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A Northern Australia Corroboree

Raquel Bacay / Khmer Times Share:
Tjapukai, a popular Cairns tourist attraction, has one of the most exciting Aboriginal tours. Raquel Bacay

2019 has just started and you’re probably thinking about the things you can do this year. If you’re up for a cultural and wildlife adventure, Cairns, Australia is the best place to be. Raquel Bacay talks about the recent “Familiarisation Trip to Cairns” – organised by SilkAir and supported by MasterCard – where she toured around a rainforest and encountered the beautiful Djabugay people in the wet tropics of northern Australia.

Djabugay, also known as Tjapukai people, is a group of Aboriginal people from the rainforests of Cairns, Australia. The rainforest tribe from the wet tropics of northern Australia have their own language and pass on their culture from generation to generation. But while learning about Aboriginal culture and history is part of the Australian curriculum, there is definitely no better way to understand the indigenous peoples by personally visiting them and learning their traditions first hand.

During a recent trip to Cairns, I was fortunate to see the Djabugay and have the chance to take part in their remarkable culture.

Djabugay people are still very much attached to their culture. Photo: Raquel Bacay

Barry Weare, director of operations of COOEE Traveler, said that the Djabugay contribute so much to Australian tourism and in the preservation of culture.

Although they call themselves indigenous, Djabugay people don’t live in the bush. In fact, some of them have already moved to cities and other places. They can also speak English.

But even with the changes their tribe have been subjected to as time passes, the Djabugay remain true to their roots. They still hold dances that show their culture; they imitate sounds of animals to tell their stories. The Djabugay women have their own dances, and don’t perform together with men.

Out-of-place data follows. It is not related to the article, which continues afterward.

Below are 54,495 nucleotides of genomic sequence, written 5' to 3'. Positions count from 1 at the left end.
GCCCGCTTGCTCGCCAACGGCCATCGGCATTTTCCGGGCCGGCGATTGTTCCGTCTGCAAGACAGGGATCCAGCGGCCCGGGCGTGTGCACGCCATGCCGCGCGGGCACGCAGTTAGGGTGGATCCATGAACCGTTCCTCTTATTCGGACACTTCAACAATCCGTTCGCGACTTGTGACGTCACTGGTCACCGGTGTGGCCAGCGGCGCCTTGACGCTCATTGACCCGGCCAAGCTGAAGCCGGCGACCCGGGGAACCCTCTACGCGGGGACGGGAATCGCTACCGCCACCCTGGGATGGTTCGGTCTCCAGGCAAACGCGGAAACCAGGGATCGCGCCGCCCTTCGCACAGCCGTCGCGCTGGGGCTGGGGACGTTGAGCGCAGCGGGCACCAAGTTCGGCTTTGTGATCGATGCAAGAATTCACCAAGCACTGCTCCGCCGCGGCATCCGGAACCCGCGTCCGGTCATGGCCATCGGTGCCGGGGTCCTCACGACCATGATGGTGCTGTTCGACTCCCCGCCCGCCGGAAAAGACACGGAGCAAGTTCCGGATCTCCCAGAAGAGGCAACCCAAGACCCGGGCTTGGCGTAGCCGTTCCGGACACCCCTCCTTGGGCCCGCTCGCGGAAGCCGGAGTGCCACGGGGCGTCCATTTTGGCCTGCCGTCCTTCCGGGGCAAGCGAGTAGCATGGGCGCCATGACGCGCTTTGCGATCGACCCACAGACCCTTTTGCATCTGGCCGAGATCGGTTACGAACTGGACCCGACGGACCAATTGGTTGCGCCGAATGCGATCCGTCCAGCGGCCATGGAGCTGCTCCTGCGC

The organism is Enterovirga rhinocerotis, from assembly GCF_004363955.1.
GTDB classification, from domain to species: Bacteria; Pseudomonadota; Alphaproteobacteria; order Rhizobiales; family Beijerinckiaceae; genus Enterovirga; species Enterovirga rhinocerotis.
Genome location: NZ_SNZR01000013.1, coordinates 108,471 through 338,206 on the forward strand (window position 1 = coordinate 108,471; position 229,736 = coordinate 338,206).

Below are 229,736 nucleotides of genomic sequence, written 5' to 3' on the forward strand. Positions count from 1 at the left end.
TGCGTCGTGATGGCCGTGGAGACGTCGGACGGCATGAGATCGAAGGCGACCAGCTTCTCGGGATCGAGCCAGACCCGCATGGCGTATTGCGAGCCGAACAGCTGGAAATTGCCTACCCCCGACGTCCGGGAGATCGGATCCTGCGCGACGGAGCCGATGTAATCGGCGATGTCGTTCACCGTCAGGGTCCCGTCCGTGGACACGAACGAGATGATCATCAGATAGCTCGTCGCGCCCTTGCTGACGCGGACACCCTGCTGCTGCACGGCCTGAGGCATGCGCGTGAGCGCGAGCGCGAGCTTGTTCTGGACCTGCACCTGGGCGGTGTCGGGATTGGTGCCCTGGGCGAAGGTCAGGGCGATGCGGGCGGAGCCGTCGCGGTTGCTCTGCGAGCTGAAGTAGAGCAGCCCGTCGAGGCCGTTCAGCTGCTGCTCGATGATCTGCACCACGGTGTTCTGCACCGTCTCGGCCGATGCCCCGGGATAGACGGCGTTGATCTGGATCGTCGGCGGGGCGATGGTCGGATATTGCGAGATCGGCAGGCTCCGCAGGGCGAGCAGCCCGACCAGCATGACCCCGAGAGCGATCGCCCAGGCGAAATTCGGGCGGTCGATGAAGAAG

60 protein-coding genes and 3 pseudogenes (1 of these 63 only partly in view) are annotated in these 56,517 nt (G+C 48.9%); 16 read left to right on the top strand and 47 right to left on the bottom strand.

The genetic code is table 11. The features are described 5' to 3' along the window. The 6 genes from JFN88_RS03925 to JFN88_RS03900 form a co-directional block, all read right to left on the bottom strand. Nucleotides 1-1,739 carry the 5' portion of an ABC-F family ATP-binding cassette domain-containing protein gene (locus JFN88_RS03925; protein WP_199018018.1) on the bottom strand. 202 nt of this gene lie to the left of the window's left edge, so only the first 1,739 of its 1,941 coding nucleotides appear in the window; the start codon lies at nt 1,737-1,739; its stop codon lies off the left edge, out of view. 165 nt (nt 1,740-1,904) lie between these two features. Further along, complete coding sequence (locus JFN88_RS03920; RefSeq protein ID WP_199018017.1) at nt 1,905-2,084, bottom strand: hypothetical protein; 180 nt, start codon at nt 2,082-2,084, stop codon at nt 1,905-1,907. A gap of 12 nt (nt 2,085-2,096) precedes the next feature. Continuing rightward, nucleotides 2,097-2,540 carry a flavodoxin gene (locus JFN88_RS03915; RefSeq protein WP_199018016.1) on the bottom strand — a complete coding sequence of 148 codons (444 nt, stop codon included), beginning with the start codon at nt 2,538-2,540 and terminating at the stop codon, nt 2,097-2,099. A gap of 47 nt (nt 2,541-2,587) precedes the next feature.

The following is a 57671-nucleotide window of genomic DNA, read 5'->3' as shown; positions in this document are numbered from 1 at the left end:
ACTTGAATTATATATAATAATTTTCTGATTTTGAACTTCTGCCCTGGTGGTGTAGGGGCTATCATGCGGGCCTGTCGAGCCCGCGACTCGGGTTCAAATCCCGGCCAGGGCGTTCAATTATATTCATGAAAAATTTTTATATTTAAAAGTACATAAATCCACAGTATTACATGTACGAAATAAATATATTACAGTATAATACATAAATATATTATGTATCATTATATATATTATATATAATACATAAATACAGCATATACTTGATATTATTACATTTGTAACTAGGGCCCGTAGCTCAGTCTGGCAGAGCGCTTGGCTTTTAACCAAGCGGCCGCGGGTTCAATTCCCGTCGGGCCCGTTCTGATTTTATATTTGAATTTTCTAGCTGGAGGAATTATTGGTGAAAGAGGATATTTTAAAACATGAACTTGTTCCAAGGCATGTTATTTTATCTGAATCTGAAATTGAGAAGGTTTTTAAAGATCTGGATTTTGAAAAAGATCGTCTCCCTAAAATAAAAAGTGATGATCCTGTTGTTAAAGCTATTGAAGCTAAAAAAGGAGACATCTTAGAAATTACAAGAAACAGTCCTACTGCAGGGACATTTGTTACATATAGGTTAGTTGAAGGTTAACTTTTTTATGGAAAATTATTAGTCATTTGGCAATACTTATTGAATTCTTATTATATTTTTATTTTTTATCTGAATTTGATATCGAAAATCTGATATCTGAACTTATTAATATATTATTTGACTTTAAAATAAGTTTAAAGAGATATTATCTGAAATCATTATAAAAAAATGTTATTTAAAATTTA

The dance performances also show how they survive – like hunting for food in the rainforest. For instance, Djabugay catch bees, but they don’t kill them. Instead, they free them again and will then follow the bees to their beehives.

The dancers use the didgeridoo musical instrument (sometimes described as a natural wooden trumpet or drone pipe) and two wooden boomerangs during their performances in wedding and other special ceremonies in the tribe. However, women are not allowed to use the didgeridoo.

To get the most thrilling rainforest experience in Cairns, go aboard an amphibious World War II Army Duck. Photo: Raquel Bacay

The didgeridoo is played in different styles depending on the purpose of the dance: “Biba Myon” to welcome visitors, “Ngukum” to show how to hunt and to keep mosquitos away, “Gurrunga” to warn of possible tribe invasions, “Pamagirri” as silent snake dance, “Muguy” to find the makur tree and take the sweet-tasting center part of the tree for the entire tribe to share, “Bundara” to show hunting skills by mimicking the actions and sounds of animals, “Marloo” as kangaroo dance, and “Warran-Jarra” to demonstrate different styles of dance.